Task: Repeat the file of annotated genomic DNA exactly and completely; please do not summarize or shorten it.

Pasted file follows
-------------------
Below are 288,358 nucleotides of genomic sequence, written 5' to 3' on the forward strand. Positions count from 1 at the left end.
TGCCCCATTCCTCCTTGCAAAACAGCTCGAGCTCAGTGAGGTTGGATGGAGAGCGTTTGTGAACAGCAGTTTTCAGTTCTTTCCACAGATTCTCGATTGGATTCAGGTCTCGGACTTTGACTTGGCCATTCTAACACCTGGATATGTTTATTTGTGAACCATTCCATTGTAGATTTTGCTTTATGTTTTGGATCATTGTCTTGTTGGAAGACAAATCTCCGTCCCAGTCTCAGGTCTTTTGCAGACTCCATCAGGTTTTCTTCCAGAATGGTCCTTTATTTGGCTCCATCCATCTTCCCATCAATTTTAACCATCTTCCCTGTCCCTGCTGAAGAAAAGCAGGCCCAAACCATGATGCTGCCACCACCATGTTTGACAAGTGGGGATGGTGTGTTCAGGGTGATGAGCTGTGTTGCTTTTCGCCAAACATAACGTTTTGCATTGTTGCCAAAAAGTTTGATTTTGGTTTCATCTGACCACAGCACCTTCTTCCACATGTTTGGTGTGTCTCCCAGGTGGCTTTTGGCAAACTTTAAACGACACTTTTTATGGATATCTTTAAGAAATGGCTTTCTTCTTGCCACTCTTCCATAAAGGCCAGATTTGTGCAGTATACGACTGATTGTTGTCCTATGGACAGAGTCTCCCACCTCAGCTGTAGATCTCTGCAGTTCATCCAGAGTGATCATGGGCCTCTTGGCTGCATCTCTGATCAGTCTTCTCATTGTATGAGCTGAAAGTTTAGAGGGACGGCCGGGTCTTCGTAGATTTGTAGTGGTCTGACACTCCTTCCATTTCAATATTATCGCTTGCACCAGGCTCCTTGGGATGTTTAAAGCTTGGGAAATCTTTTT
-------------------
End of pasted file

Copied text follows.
Below are 288,358 nucleotides of genomic sequence, written 5' to 3' on the forward strand. Positions count from 1 at the left end.
TGCCCCATTCCTCCTTGCAAAACAGCTCGAGCTCAGTGAGGTTGGATGGAGAGCGTTTGTGAACAGCAGTTTTCAGTTCTTTCCACAGATTCTCGATTGGATTCAGGTCTCGGACTTTGACTTGGCCATTCTAACACCTGGATATGTTTATTTGTGAACCATTCCATTGTAGATTTTGCTTTATGTTTTGGATCATTGTCTTGTTGGAAGACAAATCTCCGTCCCAGTCTCAGGTCTTTTGCAGACTCCATCAGGTTTTCTTCCAGAATGGTCCTTTATTTGGCTCCATCCATCTTCCCATCAATTTTAACCATCTTCCCTGTCCCTGCTGAAGAAAAGCAGGCCCAAACCATGATGCTGCCACCACCATGTTTGACAAGTGGGGATGGTGTGTTCAGGGTGATGAGCTGTGTTGCTTTTCGCCAAACATAACGTTTTGCATTGTTGCCAAAAAGTTTGATTTTGGTTTCATCTGACCACAGCACCTTCTTCCACATGTTTGGTGTGTCTCCCAGGTGGCTTTTGGCAAACTTTAAACGACACTTTTTATGGATATCTTTAAGAAATGGCTTTCTTCTTGCCACTCTTCCATAAAGGCCAGATTTGTGCAGTATACGACTGATTGTTGTCCTATGGACAGAGTCTCCCACCTCAGCTGTAGATCTCTGCAGTTCATCCAGAGTGATCATGGGCCTCTTGGCTGCATCTCTGATCAGTCTTCTCATTGTATGAGCTGAAAGTTTAGAGGGACGGCCGGGTCTTCGTAGATTTGTAGTGGTCTGACACTCCTTCCATTTCAATATTATCGCTTGCACCAGGCTCCTTGGGATGTTTAAAGCTTGGGAAATCTTTTT